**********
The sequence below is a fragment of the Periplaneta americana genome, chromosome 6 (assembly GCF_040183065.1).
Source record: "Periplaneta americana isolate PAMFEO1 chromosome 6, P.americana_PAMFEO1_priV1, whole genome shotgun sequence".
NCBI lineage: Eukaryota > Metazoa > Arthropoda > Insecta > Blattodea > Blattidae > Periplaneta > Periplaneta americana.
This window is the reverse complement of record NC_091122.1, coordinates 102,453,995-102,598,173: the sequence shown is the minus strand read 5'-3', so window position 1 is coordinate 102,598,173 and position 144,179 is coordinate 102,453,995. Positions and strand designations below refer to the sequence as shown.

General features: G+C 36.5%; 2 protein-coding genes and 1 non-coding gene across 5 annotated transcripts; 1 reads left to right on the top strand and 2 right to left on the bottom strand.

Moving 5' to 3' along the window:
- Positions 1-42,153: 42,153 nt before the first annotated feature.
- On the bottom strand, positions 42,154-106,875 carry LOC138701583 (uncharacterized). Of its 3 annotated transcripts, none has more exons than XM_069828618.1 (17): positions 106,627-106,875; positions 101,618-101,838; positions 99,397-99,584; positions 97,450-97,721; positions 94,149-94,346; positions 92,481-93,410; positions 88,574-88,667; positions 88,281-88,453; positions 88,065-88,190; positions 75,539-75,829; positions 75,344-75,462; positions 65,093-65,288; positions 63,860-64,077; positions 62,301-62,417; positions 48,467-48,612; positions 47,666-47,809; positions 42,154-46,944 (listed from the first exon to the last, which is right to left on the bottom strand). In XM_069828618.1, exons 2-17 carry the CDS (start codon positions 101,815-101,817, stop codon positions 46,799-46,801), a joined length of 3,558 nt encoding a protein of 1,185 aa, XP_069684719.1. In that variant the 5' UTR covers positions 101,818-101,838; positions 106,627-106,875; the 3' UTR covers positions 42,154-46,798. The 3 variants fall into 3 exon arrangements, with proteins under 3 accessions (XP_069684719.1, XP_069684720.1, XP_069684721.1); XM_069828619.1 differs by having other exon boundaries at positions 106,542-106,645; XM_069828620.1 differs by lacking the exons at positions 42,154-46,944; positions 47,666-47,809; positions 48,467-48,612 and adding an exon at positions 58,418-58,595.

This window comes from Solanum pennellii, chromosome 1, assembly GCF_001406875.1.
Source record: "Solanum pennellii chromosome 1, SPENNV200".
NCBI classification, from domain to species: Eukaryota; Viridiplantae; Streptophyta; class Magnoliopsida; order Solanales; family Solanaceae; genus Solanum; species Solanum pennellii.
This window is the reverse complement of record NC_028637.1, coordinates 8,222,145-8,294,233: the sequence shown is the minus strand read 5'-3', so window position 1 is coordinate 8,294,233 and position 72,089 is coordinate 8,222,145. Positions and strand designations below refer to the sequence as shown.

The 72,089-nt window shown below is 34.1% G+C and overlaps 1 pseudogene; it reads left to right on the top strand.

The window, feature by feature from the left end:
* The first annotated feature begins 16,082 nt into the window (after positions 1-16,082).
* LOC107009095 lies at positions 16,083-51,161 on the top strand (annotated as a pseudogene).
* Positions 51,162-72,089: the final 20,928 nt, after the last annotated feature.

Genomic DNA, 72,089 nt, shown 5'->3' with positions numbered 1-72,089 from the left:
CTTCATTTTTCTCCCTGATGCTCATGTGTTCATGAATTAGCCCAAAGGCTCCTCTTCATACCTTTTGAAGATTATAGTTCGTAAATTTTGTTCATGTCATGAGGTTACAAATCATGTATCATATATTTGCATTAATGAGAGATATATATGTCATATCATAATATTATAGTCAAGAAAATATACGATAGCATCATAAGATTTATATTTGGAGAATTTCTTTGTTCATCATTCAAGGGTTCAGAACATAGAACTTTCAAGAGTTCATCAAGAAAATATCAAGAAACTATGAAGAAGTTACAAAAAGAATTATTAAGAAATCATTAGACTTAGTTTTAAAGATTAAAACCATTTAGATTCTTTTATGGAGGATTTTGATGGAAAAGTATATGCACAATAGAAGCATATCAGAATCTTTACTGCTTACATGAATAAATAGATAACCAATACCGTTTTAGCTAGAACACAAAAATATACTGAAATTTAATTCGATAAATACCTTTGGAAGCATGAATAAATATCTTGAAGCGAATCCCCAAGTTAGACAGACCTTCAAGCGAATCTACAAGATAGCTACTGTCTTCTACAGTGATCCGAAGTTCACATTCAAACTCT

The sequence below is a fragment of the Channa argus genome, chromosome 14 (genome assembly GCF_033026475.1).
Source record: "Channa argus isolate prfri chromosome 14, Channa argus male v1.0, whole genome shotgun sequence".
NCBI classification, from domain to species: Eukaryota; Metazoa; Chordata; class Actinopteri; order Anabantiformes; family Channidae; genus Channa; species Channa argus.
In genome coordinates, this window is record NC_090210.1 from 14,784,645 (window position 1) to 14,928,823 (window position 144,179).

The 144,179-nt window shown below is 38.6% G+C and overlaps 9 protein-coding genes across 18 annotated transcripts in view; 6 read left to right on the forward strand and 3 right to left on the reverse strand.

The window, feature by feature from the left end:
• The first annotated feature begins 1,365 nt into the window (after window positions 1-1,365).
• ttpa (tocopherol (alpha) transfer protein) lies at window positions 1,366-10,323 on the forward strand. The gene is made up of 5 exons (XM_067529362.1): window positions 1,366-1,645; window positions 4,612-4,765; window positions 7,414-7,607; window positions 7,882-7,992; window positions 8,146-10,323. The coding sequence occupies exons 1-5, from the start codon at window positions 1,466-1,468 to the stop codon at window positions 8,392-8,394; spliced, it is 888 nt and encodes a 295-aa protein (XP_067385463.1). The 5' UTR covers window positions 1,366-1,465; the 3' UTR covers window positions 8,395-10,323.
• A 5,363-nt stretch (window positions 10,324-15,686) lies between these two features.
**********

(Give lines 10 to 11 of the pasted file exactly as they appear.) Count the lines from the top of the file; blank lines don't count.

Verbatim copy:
Source record: "Solanum pennellii chromosome 1, SPENNV200".
NCBI classification, from domain to species: Eukaryota; Viridiplantae; Streptophyta; class Magnoliopsida; order Solanales; family Solanaceae; genus Solanum; species Solanum pennellii.